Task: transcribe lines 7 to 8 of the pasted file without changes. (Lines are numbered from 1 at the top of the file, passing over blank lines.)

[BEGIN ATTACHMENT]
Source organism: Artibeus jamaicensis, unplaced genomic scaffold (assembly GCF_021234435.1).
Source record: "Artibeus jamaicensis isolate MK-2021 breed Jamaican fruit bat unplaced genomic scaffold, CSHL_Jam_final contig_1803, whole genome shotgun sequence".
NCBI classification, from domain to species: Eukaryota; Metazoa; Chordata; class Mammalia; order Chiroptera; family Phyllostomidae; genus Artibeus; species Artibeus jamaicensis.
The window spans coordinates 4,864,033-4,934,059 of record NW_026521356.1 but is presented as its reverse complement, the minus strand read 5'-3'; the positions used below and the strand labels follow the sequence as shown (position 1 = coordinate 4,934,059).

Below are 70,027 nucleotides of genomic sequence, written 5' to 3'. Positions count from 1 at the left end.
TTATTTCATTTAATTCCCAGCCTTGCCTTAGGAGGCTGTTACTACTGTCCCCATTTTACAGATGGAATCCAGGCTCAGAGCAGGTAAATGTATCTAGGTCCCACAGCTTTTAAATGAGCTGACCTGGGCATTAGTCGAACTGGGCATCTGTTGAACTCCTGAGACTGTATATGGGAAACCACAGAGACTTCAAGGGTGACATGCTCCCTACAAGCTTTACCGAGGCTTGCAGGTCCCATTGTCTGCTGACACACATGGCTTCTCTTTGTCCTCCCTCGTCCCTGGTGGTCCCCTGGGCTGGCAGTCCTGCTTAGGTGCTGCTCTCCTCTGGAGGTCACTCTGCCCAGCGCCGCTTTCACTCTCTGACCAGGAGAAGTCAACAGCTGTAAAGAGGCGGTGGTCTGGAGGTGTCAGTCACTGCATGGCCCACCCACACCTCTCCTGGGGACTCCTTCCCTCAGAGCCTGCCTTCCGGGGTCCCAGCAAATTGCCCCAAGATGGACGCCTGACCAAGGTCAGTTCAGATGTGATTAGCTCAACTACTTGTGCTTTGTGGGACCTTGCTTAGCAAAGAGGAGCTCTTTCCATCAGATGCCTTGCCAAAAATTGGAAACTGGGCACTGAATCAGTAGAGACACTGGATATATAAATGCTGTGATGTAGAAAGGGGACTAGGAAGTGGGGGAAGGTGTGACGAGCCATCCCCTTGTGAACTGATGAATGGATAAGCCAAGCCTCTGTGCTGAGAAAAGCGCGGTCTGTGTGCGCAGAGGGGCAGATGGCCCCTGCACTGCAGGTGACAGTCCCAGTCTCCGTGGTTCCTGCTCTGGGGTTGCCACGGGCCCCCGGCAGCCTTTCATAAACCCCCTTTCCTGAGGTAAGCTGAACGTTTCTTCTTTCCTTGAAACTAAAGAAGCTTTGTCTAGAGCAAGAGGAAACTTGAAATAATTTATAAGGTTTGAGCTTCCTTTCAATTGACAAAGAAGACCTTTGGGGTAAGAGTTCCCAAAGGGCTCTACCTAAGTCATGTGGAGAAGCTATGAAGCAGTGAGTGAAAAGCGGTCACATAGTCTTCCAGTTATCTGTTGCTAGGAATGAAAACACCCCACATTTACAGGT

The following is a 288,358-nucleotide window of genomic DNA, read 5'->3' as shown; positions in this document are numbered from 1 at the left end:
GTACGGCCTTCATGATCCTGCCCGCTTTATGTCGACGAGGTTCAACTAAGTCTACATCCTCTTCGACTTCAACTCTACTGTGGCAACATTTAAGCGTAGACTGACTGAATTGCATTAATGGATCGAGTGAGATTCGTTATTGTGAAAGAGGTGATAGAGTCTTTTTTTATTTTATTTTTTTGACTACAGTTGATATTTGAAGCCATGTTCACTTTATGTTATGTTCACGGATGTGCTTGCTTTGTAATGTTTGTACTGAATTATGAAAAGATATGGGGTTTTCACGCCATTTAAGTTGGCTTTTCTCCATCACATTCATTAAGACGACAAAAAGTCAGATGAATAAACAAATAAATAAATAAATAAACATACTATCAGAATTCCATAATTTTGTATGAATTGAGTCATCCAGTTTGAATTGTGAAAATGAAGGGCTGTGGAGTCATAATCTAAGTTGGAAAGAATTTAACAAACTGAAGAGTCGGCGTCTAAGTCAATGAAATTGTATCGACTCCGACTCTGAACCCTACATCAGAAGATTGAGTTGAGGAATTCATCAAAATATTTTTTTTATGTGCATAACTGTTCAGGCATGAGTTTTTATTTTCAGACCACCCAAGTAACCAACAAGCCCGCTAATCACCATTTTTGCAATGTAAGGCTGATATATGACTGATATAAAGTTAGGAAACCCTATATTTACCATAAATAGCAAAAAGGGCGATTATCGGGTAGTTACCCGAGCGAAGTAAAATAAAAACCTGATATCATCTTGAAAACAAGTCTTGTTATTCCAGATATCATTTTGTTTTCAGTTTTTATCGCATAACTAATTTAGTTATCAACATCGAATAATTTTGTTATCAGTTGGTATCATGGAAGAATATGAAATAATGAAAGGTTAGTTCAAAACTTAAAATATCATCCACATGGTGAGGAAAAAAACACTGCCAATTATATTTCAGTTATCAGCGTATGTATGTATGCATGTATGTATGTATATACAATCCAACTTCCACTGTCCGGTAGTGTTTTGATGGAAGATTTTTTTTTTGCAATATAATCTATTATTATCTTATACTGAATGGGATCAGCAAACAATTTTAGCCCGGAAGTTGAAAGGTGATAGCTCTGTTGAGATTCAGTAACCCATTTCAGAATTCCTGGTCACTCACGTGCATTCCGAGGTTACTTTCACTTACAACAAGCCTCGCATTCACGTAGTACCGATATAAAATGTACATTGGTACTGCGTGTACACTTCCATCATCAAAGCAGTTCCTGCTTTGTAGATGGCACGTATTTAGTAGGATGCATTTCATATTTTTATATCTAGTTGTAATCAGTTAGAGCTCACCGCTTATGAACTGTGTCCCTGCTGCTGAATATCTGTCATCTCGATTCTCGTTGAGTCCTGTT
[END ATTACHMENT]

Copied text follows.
The following is a 288,358-nucleotide window of genomic DNA, read 5'->3' as shown; positions in this document are numbered from 1 at the left end:
GTACGGCCTTCATGATCCTGCCCGCTTTATGTCGACGAGGTTCAACTAAGTCTACATCCTCTTCGACTTCAACTCTACTGTGGCAACATTTAAGCGTAGACTGACTGAATTGCATTAATGGATCGAGTGAGATTCGTTATTGTGAAAGAGGTGATAGAGTCTTTTTTTATTTTATTTTTTTGACTACAGTTGATATTTGAAGCCATGTTCACTTTATGTTATGTTCACGGATGTGCTTGCTTTGTAATGTTTGTACTGAATTATGAAAAGATATGGGGTTTTCACGCCATTTAAGTTGGCTTTTCTCCATCACATTCATTAAGACGACAAAAAGTCAGATGAATAAACAAATAAATAAATAAATAAACATACTATCAGAATTCCATAATTTTGTATGAATTGAGTCATCCAGTTTGAATTGTGAAAATGAAGGGCTGTGGAGTCATAATCTAAGTTGGAAAGAATTTAACAAACTGAAGAGTCGGCGTCTAAGTCAATGAAATTGTATCGACTCCGACTCTGAACCCTACATCAGAAGATTGAGTTGAGGAATTCATCAAAATATTTTTTTTATGTGCATAACTGTTCAGGCATGAGTTTTTATTTTCAGACCACCCAAGTAACCAACAAGCCCGCTAATCACCATTTTTGCAATGTAAGGCTGATATATGACTGATATAAAGTTAGGAAACCCTATATTTACCATAAATAGCAAAAAGGGCGATTATCGGGTAGTTACCCGAGCGAAGTAAAATAAAAACCTGATATCATCTTGAAAACAAGTCTTGTTATTCCAGATATCATTTTGTTTTCAGTTTTTATCGCATAACTAATTTAGTTATCAACATCGAATAATTTTGTTATCAGTTGGTATCATGGAAGAATATGAAATAATGAAAGGTTAGTTCAAAACTTAAAATATCATCCACATGGTGAGGAAAAAAACACTGCCAATTATATTTCAGTTATCAGCGTATGTATGTATGCATGTATGTATGTATATACAATCCAACTTCCACTGTCCGGTAGTGTTTTGATGGAAGATTTTTTTTTTGCAATATAATCTATTATTATCTTATACTGAATGGGATCAGCAAACAATTTTAGCCCGGAAGTTGAAAGGTGATAGCTCTGTTGAGATTCAGTAACCCATTTCAGAATTCCTGGTCACTCACGTGCATTCCGAGGTTACTTTCACTTACAACAAGCCTCGCATTCACGTAGTACCGATATAAAATGTACATTGGTACTGCGTGTACACTTCCATCATCAAAGCAGTTCCTGCTTTGTAGATGGCACGTATTTAGTAGGATGCATTTCATATTTTTATATCTAGTTGTAATCAGTTAGAGCTCACCGCTTATGAACTGTGTCCCTGCTGCTGAATATCTGTCATCTCGATTCTCGTTGAGTCCTGTT